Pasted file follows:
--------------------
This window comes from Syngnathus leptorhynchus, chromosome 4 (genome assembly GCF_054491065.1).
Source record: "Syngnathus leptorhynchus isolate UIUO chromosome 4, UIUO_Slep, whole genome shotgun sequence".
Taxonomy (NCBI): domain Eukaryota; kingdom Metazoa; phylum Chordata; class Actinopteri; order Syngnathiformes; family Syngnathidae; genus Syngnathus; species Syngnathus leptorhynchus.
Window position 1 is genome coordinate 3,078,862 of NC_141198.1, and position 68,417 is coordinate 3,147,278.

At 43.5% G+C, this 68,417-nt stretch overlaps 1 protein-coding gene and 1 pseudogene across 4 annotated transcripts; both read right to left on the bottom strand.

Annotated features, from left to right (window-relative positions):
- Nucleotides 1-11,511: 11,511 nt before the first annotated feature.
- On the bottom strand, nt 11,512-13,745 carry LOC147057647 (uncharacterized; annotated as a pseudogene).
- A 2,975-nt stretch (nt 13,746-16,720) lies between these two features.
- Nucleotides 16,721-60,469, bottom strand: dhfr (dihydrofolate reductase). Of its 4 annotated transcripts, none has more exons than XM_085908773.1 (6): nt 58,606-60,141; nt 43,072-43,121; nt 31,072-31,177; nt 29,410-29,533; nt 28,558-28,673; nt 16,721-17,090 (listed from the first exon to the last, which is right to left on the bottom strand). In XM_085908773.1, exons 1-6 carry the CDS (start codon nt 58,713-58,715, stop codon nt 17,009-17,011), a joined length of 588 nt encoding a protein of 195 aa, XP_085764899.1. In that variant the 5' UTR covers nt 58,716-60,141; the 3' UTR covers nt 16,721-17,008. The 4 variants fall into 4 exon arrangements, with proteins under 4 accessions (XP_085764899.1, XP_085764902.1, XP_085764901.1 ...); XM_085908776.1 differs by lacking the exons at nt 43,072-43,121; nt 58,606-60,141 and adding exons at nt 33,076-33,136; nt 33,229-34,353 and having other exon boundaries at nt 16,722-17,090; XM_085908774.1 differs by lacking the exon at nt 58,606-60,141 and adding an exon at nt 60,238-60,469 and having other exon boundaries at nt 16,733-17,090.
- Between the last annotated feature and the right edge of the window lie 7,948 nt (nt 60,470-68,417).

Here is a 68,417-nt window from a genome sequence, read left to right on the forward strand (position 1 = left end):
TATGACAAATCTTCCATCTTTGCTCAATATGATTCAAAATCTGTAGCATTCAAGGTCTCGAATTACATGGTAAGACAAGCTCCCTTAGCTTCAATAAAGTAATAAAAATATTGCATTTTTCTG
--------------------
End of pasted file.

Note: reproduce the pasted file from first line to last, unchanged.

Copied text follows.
This window comes from Syngnathus leptorhynchus, chromosome 4 (genome assembly GCF_054491065.1).
Source record: "Syngnathus leptorhynchus isolate UIUO chromosome 4, UIUO_Slep, whole genome shotgun sequence".
Taxonomy (NCBI): domain Eukaryota; kingdom Metazoa; phylum Chordata; class Actinopteri; order Syngnathiformes; family Syngnathidae; genus Syngnathus; species Syngnathus leptorhynchus.
Window position 1 is genome coordinate 3,078,862 of NC_141198.1, and position 68,417 is coordinate 3,147,278.

At 43.5% G+C, this 68,417-nt stretch overlaps 1 protein-coding gene and 1 pseudogene across 4 annotated transcripts; both read right to left on the bottom strand.

Annotated features, from left to right (window-relative positions):
- Nucleotides 1-11,511: 11,511 nt before the first annotated feature.
- On the bottom strand, nt 11,512-13,745 carry LOC147057647 (uncharacterized; annotated as a pseudogene).
- A 2,975-nt stretch (nt 13,746-16,720) lies between these two features.
- Nucleotides 16,721-60,469, bottom strand: dhfr (dihydrofolate reductase). Of its 4 annotated transcripts, none has more exons than XM_085908773.1 (6): nt 58,606-60,141; nt 43,072-43,121; nt 31,072-31,177; nt 29,410-29,533; nt 28,558-28,673; nt 16,721-17,090 (listed from the first exon to the last, which is right to left on the bottom strand). In XM_085908773.1, exons 1-6 carry the CDS (start codon nt 58,713-58,715, stop codon nt 17,009-17,011), a joined length of 588 nt encoding a protein of 195 aa, XP_085764899.1. In that variant the 5' UTR covers nt 58,716-60,141; the 3' UTR covers nt 16,721-17,008. The 4 variants fall into 4 exon arrangements, with proteins under 4 accessions (XP_085764899.1, XP_085764902.1, XP_085764901.1 ...); XM_085908776.1 differs by lacking the exons at nt 43,072-43,121; nt 58,606-60,141 and adding exons at nt 33,076-33,136; nt 33,229-34,353 and having other exon boundaries at nt 16,722-17,090; XM_085908774.1 differs by lacking the exon at nt 58,606-60,141 and adding an exon at nt 60,238-60,469 and having other exon boundaries at nt 16,733-17,090.
- Between the last annotated feature and the right edge of the window lie 7,948 nt (nt 60,470-68,417).

Here is a 68,417-nt window from a genome sequence, read left to right on the forward strand (position 1 = left end):
TATGACAAATCTTCCATCTTTGCTCAATATGATTCAAAATCTGTAGCATTCAAGGTCTCGAATTACATGGTAAGACAAGCTCCCTTAGCTTCAATAAAGTAATAAAAATATTGCATTTTTCTG